A growing number of Chinese companies
are adopting a crafty way to evade US President Donald Trump's tariffs:
remove the Made in China label by shifting production to countries such as
Vietnam, Serbia and Mexico.
The world's two largest economies have been locked in a months-long trade
fight after Trump imposed 25 percent customs duties on $50 billion worth of
Chinese goods this summer, triggering a swift tit-for-tat response from
Chinese factories making everything from bikes to tyres, plastics and
textiles are moving assembly lines abroad to skirt higher customs taxes on
their exports to the United States and elsewhere, according to public
Hl Corp, a Shenzhen-listed bike parts maker, made clear to investors last
month that tariffs were in mind when it decided to move production to
The factory will reduce and evade the impact of tariffs, management
wrote, noting Trump hit e-bikes in August, with new border taxes planned for
bicycles and their parts.
Trump warned last week those tariffs targeting $200 billion in Chinese
imports could come very soon.
It's inevitable that the new duties will lead companies to review their
supply chains globally overnight they will become 25 percent less
competitive than they were, said Christopher Rogers, a supply chain expert
at trade data firm Panjiva.
Supply chains have already begun relocating out of China in recent years
as its rising labour and environmental protection costs have made the country
Tariffs are adding fuel to the fire, experts and companies say. China-US
trade frictions are accelerating the trend of the global value chain changing
shape, said Cui Fan, research director at the China Society of WTO Studies,
a think tank affiliated with the commerce ministry.
The shifting abroad of labour-intensive assembly could bring unemployment
problems and this needs to be closely watched, Cui said, adding the shift
would not help the US's overall trade deficit.
Chinese firms race abroad
The growing list of foreign firms moving supply chains away from China
toy company Hasbro, camera maker Olympus, shoe brands Deckers and Steve
Madden, among many others already has Beijing worried.
Less discussed are the Chinese factories doing the same.
Zhejiang Hailide New Material ships much of its industrial yarns, tyre
cord fabric, and printing materials from its plant in eastern Zhejiang
province to the US and other countries.
Trump's first wave of tariffs on $50 billion in goods this summer hit some
of its exports; the next round of $200 billion looks like it will hit several
Currently all of our company's production is in China. To better evade
the risks of anti-dumping cases and tariff hikes, our company has after
lengthy investigation decided to set up a factory in Vietnam, executives
told investors last month.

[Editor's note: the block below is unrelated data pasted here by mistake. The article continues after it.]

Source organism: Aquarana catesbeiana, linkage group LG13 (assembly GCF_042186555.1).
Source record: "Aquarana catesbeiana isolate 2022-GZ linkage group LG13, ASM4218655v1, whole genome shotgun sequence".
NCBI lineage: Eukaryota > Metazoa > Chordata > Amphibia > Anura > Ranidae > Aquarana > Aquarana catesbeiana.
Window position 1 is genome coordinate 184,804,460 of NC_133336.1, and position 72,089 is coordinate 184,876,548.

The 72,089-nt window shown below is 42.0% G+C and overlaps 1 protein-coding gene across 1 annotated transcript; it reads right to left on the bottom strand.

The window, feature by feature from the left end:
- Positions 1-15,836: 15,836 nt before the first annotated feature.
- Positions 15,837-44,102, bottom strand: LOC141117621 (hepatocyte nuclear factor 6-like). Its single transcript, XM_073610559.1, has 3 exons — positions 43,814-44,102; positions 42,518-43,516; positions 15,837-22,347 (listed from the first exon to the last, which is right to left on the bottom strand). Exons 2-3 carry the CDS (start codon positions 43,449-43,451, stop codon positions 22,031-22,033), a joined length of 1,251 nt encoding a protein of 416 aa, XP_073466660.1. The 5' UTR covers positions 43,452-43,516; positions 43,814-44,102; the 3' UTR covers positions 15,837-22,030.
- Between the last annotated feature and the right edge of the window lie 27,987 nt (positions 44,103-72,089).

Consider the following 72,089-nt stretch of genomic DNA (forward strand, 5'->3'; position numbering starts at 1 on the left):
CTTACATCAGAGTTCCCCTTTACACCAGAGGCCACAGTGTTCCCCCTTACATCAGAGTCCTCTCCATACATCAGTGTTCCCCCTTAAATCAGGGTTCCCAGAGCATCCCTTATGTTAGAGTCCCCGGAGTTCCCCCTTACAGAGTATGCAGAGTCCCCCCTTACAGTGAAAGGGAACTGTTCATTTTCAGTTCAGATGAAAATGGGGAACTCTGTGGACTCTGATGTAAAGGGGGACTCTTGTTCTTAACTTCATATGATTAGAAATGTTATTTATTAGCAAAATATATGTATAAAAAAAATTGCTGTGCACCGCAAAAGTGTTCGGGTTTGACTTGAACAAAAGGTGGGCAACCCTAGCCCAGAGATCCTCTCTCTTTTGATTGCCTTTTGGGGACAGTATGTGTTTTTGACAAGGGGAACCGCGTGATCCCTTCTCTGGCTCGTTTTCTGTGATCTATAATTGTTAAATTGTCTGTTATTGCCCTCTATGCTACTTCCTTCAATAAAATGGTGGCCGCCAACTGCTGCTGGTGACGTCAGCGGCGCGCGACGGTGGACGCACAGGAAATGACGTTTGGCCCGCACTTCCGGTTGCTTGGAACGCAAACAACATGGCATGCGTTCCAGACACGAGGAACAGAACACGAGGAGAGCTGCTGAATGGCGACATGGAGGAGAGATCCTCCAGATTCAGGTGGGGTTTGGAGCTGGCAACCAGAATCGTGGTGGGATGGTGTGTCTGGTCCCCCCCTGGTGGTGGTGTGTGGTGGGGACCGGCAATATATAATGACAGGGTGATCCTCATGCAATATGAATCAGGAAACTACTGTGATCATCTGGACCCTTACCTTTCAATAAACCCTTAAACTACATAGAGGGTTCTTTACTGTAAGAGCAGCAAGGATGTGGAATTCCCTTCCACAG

We hope to speed up its construction, and hope in the future it can
handle production for the American market, a company vice president said of
the $155 million investment that will ramp up production by 50 percent.
Other moves abroad spurred on by tariff risks include a garment maker
going to Myanmar, a mattress company opening a plant in Thailand and an
electronic motor producer acquiring a Mexico-based factory, according to
public filings from the firms.
Linglong Tyre is relying mostly on low cost credit to build a $994 million
plant in Serbia.
The entire tyre industry faces a grim trade friction situation, Linglong
told investors last month, citing one after another anti-dumping cases
Building a factory abroad allows 'indirect growth,' by evading
international trade barriers.
Bike industry shifts gear
China's bike industry faces a similar pivotal moment. The centre of
manufacturing will shift away from China in the future, bike part maker
Corp told investors when announcing its Vietnam factory.
Some of Hl's customers started moving production especially of e-bikes
to Vietnam, said Alex Lee, in charge of global sales at Hl Corp.
First of all there is no anti-dumping tax on Vietnam, Lee said, adding
labour costs were lower there as well.
China's growing e-bike industry faces duties not only from the US but also
the European Union, which slapped provisional anti-dumping tariffs of 22 to
84 percent on Chinese-made e-bikes in July, alleging Chinese companies
benefited from cut-rate aluminium and other state subsidies.
The state support Chinese companies receive is key to the Trump
administration's case in taxing Chinese goods, but Hl shows how companies may
continue to benefit even after shifting some of their production overseas.
Government subsidies, including millions of yuan to enhance company
competitiveness, eclipsed 's profit during the first six months of the
year, its filings show.
Still the company went ahead and bought an operating factory in Vietnam.
Lee noted they had transferred mass production of aluminium forks and
steering parts to the new plant from their factory in Tianjin.
He did not know if it would lead to job cuts in China.
Source: Bangladesh Sangbad Sangstha (BSS)